Patten and fellow Conservation Officer Jayson Hansen returned five days later, finding that each of the four wolves had been removed from the snares and hidden under a tree. Additionally, the two snares that were closed by Patten had been removed.

While on scene, the conservation officers discovered a deer that had died in a snare. Also found was a beaver that had been shot in the head but not reported to the DNR as required.

Patten later set up two cameras and made several trips to the bait site over the course of more than a year. By June 2016, he discovered six additional snares containing two additional dead wolves. One of the cameras had malfunctioned, and the new snares were apparently set after the second camera's memory card had become full.

In February 2017, Patten returned to the site, finding a second snared deer and checking the cameras. On the memory cards, he reported finding images of Dumonceaux and Bemboom placing and resetting the snares Nov. 27, 2016. Patten knew both men from previous contacts, as Dumonceaux owns a cabin less than a mile away.

The surveillance continued, with Patten finding photos of additional visits by the two men in February and March 2017. On April 6, the conservation officer found a seventh dead wolf at the site, along with four additional snares that had been set. A dead coyote, which is unprotected in Minnesota, also was located around that time.

On May 18, 2017, Patten and Lt. Jeff Koehn found two black bears — a sow and its cub — dead in separate snares. A review of the cameras found that the defendants had not been on site since March 12, and that the sow had been captured by a paw and lived for at least 19 days before dying.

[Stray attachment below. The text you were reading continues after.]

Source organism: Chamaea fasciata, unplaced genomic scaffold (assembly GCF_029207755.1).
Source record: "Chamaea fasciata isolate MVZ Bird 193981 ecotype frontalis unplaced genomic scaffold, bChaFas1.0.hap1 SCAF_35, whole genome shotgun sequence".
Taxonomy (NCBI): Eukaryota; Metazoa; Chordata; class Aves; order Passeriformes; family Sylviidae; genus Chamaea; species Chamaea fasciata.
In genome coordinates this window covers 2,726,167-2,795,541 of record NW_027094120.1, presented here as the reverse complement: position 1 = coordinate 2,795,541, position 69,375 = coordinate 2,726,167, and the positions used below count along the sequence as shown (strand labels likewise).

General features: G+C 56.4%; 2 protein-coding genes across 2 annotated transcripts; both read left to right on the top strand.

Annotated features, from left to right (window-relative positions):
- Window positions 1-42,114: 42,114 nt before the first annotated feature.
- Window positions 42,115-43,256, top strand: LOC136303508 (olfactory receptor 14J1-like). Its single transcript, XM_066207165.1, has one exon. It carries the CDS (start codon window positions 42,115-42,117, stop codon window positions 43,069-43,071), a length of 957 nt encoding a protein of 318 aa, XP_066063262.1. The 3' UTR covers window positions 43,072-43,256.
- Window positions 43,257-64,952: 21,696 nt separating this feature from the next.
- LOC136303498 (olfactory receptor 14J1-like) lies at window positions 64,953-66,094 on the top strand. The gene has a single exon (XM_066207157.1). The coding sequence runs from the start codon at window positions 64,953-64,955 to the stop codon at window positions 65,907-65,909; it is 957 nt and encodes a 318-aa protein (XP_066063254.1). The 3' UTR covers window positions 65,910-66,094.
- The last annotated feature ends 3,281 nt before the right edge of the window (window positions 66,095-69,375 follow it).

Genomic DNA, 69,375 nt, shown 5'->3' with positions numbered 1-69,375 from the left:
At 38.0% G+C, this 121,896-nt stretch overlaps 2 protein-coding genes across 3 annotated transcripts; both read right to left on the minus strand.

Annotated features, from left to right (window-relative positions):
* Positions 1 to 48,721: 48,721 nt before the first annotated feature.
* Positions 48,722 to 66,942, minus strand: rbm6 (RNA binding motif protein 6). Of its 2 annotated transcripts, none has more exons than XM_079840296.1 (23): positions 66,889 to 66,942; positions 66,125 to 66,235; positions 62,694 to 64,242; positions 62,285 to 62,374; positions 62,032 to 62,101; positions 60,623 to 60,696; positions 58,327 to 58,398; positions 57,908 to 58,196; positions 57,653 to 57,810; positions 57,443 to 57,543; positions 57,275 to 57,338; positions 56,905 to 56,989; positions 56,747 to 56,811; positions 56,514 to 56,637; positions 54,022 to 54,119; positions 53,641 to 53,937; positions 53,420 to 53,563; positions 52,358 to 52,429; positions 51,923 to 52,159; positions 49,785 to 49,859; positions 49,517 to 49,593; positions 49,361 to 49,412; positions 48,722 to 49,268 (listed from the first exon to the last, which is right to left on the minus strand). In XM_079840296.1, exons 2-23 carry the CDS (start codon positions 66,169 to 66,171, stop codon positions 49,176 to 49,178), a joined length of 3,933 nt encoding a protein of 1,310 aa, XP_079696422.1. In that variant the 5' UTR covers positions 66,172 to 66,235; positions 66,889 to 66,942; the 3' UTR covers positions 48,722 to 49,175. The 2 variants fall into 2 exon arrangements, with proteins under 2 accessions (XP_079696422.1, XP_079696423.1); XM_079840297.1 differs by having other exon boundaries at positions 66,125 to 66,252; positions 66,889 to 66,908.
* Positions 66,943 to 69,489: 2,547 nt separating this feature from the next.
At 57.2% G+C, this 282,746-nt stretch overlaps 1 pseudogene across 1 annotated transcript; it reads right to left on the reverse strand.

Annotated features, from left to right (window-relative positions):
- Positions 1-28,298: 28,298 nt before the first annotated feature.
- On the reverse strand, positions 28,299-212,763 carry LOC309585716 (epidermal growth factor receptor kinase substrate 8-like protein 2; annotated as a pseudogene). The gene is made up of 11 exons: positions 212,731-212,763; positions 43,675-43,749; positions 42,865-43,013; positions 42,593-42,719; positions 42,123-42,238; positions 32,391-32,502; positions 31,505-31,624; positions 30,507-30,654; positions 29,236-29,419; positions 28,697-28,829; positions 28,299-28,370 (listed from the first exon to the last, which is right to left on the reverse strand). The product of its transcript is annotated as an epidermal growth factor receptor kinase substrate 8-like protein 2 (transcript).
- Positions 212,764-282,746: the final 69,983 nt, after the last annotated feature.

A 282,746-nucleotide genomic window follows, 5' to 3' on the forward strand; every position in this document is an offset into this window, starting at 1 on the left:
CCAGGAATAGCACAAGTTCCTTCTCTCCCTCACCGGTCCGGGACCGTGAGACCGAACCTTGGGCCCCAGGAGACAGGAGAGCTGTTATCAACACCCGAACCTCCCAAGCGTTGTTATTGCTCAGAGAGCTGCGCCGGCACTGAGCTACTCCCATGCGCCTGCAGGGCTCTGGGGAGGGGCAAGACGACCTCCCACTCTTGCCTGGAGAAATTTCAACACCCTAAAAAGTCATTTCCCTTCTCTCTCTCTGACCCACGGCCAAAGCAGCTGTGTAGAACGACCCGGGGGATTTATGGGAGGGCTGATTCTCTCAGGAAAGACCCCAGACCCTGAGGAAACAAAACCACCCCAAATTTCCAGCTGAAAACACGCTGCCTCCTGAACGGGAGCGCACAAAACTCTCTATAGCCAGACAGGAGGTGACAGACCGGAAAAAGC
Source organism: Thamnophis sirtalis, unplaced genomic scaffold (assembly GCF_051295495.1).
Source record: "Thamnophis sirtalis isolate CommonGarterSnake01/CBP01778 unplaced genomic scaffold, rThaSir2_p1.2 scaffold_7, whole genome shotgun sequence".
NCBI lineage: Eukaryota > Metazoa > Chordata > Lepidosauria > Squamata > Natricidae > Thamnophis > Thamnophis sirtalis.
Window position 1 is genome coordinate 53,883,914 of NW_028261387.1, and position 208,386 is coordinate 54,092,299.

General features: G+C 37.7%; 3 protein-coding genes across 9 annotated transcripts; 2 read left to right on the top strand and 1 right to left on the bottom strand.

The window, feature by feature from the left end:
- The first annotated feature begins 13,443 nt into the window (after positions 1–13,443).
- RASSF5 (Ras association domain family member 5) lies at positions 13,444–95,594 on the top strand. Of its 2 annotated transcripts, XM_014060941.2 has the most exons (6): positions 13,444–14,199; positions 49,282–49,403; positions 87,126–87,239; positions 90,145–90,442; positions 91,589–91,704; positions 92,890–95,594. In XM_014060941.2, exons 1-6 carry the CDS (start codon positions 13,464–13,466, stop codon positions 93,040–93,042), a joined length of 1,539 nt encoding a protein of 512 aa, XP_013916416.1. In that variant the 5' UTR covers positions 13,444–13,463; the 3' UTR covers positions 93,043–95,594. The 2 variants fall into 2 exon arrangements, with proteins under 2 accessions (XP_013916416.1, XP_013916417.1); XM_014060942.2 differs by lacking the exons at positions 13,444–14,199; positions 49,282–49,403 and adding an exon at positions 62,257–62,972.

No further human activity was observed at the site over the next 11 months. In early April 2018, conservation officers obtained a search warrant for Dumonceaux's property and confronted the two men.

Dumonceaux agreed to speak, admitting to setting the snares and not having checked them in nearly a year. When informed that he would be charged criminally, Dumonceaux replied: "Well, I got it coming."

Dumonceaux reportedly asked why the investigation had taken so long and why the conservation officer had not called earlier to tell him to "knock that (expletive) off." Patten explained that he could not be sure that it was them, or that they would cooperate with the investigation, making it necessary to gather additional evidence.

"My stomach's sick," Dumonceaux reportedly said as the conservation officer outlined his documentation. "Feel like I'm gonna cry. I'm (expletive) shaking, man."

Bemboom also admitted to failing to check the snares daily, but officers said he repeatedly attempted to minimize his actions. He initially claimed that only coyotes had been trapped, but later claimed he was aware of two wolves that had been removed from the snares. He claimed to have no knowledge of the additional wolves or of the bears or deer.

Authorities said the claims were contradicted by the surveillance images, which showed Dumonceaux and Bemboom to be together each time the cameras captured human activity at the site.

Bemboom was convicted in 2016 of failing to tend to a trap in Becker County in western Minnesota. According to the citation in that case, Bemboom admitted that he and Dumonceaux neglected a trap where conservation officers found a bloated and decomposed beaver.

June 28, 2021